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Neurodiversity in the Workplace
Research studies show that diversity improves innovation within organizations of any size. When thinking about neurodiversity in the workplace, consider the innovations and contributions made by Albert Einstein, Bill Gates, Henry Ford, Richard Branson and Alan Turing. All are neurodiverse.
Who is Alan Turing? He is regarded as one of the most innovative thinkers and brilliant mathematicians of the 20th century due to his work at Bletchley Park in England during World War II.
“Thanks to his role in cracking the ‘Enigma’ code used by the German Armed Forces, Turing helped to shorten the war by two years and saved 14 million lives. He is also renowned for his work surrounding A.I. (artificial intelligence), creating the Turing Test to determine whether computers are capable of exhibiting intelligent, human-like behavior. This test is still used today. Despite these achievements, Turing struggled at school being described as ‘antisocial’ in school reports and considered to be wasting the time of his teachers due to his passion for science and disinterest in studying the classics, which were considered to be essential. Although there were no tests to determine whether he lived with either of these conditions, many people theorize that Turing may have been dyslexic or autistic due to these characteristics.”
The Meaning of Neurodiversity
There are several forms of neurodiversity which can present both challenges and opportunities for the individual and the employer. Neurodiversity refers to the idea that certain brain conditions are not developmental disorders but are in fact normal variations in the brain. So, like melanin in the skin varies between individuals, there is a range of brain functions which can fall under the umbrella of “normal”. Below are common types of neurodiversity in the workplace.
Attention Deficit Hyperactivity Disorder (ADHD) is a condition characterized by inattention, distraction and disorganization. These people can be impulsive. More males than females present with ADHD, and it frequently lessens after childhood. Richard Branson is a famous example.
Autism is a spectrum of conditions which can be mild or severe. One of the milder forms is Asperger’s Syndrome. Those with Asperger’s may be very intelligent and able to handle their daily life but may lack social skills. Famous individuals with Asperger’s include Dan Akroyd, Sir Anthony Hopkins and Andy Warhol. A more severe form of autism is pervasive developmental disorder, not otherwise specified (PDD-NOS). According to autismspeaks.org, 1 in 27 boys are identified with autism compared to 1 in 116 girls. All ethnicities are represented.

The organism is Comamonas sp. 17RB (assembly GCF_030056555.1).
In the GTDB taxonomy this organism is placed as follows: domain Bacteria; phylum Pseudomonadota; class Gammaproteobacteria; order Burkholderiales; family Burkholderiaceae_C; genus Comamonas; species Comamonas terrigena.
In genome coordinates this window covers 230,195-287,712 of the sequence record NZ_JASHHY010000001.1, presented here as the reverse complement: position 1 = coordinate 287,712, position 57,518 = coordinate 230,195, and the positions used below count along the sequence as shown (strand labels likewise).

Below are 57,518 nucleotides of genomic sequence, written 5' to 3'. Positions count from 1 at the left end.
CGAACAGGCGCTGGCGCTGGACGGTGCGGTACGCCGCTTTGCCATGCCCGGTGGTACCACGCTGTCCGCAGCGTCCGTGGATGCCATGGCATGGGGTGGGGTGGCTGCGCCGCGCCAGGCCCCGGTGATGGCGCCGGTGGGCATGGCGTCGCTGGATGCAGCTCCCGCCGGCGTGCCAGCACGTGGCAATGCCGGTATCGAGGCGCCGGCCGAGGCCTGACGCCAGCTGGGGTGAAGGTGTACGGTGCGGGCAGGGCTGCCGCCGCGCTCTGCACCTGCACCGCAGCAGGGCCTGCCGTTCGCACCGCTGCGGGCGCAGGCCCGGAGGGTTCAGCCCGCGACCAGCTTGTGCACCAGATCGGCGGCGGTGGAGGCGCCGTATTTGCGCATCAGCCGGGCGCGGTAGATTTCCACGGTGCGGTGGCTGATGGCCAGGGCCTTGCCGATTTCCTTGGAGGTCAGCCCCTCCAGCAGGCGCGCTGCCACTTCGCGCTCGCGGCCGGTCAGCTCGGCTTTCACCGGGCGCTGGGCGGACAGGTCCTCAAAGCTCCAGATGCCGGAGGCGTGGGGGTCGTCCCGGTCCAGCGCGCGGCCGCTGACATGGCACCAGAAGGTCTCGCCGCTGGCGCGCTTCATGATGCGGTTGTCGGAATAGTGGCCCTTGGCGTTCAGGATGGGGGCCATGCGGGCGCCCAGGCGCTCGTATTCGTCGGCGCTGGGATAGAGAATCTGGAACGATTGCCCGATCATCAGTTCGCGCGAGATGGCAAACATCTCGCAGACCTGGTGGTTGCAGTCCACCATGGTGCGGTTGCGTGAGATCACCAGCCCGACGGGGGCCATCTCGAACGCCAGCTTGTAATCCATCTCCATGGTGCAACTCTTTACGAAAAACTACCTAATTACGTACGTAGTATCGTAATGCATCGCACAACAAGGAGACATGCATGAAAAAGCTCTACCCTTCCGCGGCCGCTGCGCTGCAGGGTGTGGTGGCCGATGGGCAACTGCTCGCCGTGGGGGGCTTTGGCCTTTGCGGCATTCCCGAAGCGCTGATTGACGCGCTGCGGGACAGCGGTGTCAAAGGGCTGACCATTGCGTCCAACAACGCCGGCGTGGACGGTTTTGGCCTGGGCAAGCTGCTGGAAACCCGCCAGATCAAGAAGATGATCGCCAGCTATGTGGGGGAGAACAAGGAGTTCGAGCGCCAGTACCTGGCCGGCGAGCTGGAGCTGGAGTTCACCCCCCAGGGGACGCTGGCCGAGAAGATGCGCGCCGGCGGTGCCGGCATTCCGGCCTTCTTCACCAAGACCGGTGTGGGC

Dyslexia is a learning disability that makes it difficult to read, write and spell in spite of normal intelligence and adequate instruction. The brain does not process the written word as do most brains and so people with this condition must learn in other ways. Albert Einstein, Bill Gates, Henry Ford and Richard Branson had/have this condition.
Dyspraxia is a brain-based motor disorder. It affects fine and gross motor skills, motor planning and coordination. According to Healthline, dyspraxia is characterized by:
- a short attention span for tasks that are difficult
- trouble following or remembering instructions
- a lack of organizational skills
- difficulty learning new skills
- low self-esteem
- immature behavior
- trouble making friends
Daniel Radcliff (of Harry Potter fame) has dyspraxia and has trouble with simple coordination activities such as tying his shoelaces. His mother had him audition for a play to help improve his self-esteem. It seemed to work out for him!
The Benefits of Neurodiversity
As with many types of diversity, hiring these employees can provide certain advantages while also requiring occasional accommodations. Those who are neurodiverse may or may not be considered disabled. In the Spectra Assessment, employees are allowed to self-identify so some may select that they have a mental disability while others do not select this option.
People with ADHD have high spontaneity levels, courage and empathy. They can hyper-focus on tasks. If you are a manager with an ADHD employee, you will seldom be at a loss for wondering about their opinions.
People with autism can pay attention to complex details, have good memories and in some instances have highly developed specific skills such as computer programming.
People with dyslexia can be better at visual information processing and would be a good fit for engineering or computer graphics.
As an employer who is interested in innovation, or in creating a more diverse workforce to attract employees, welcoming people with neurocognitive differences may require a few adjustments in the workplace.
- Those who are neurodiverse may be highly sensitive to stimuli. As a manager it would be beneficial (for everyone perhaps?) to pay attention to work-life balance and model good behavior. A neurodiverse person may benefit from alternative desk placement, work from home, specific job hours or other common workplace adjustments.
- Ask before assigning. By the time a neurodiverse person is an adult, they probably have a good idea of what they excel at and what is a challenge. When assigning projects – ask first. There may be something at which the employee with neurodiversity may excel – well beyond what others may achieve.
- Add training and education for leaders regarding how to manage a neurodiverse employee. Training is not the answer to every issue of course, but it’s a good place to start.
Source: Neurodiversity, “5 Famous Achievements Founded By Neurodivergent Individuals”, Louise Cunnah, August 13, 2020
Source: WebMD, “What is Neurodiversity,” Kari Wiginton, April 7, 2021